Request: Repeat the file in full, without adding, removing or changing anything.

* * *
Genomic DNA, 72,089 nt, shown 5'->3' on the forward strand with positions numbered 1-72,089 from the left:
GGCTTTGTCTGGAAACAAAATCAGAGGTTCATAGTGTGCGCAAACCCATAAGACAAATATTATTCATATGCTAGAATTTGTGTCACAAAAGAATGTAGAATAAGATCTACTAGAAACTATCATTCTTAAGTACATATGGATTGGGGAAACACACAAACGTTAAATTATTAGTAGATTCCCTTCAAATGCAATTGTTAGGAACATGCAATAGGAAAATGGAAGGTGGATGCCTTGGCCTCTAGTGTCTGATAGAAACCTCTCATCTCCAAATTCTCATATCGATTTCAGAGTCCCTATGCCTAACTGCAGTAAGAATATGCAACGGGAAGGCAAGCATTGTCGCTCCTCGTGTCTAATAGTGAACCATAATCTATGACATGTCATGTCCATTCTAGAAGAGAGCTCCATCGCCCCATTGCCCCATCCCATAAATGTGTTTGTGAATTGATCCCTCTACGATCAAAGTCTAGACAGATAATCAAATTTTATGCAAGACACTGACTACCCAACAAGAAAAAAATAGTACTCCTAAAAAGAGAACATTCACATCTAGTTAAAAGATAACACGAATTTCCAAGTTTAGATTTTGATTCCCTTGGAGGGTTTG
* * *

Genomic DNA, 72,089 nt, shown 5'->3' on the forward strand with positions numbered 1-72,089 from the left:
GGCTTTGTCTGGAAACAAAATCAGAGGTTCATAGTGTGCGCAAACCCATAAGACAAATATTATTCATATGCTAGAATTTGTGTCACAAAAGAATGTAGAATAAGATCTACTAGAAACTATCATTCTTAAGTACATATGGATTGGGGAAACACACAAACGTTAAATTATTAGTAGATTCCCTTCAAATGCAATTGTTAGGAACATGCAATAGGAAAATGGAAGGTGGATGCCTTGGCCTCTAGTGTCTGATAGAAACCTCTCATCTCCAAATTCTCATATCGATTTCAGAGTCCCTATGCCTAACTGCAGTAAGAATATGCAACGGGAAGGCAAGCATTGTCGCTCCTCGTGTCTAATAGTGAACCATAATCTATGACATGTCATGTCCATTCTAGAAGAGAGCTCCATCGCCCCATTGCCCCATCCCATAAATGTGTTTGTGAATTGATCCCTCTACGATCAAAGTCTAGACAGATAATCAAATTTTATGCAAGACACTGACTACCCAACAAGAAAAAAATAGTACTCCTAAAAAGAGAACATTCACATCTAGTTAAAAGATAACACGAATTTCCAAGTTTAGATTTTGATTCCCTTGGAGGGTTTG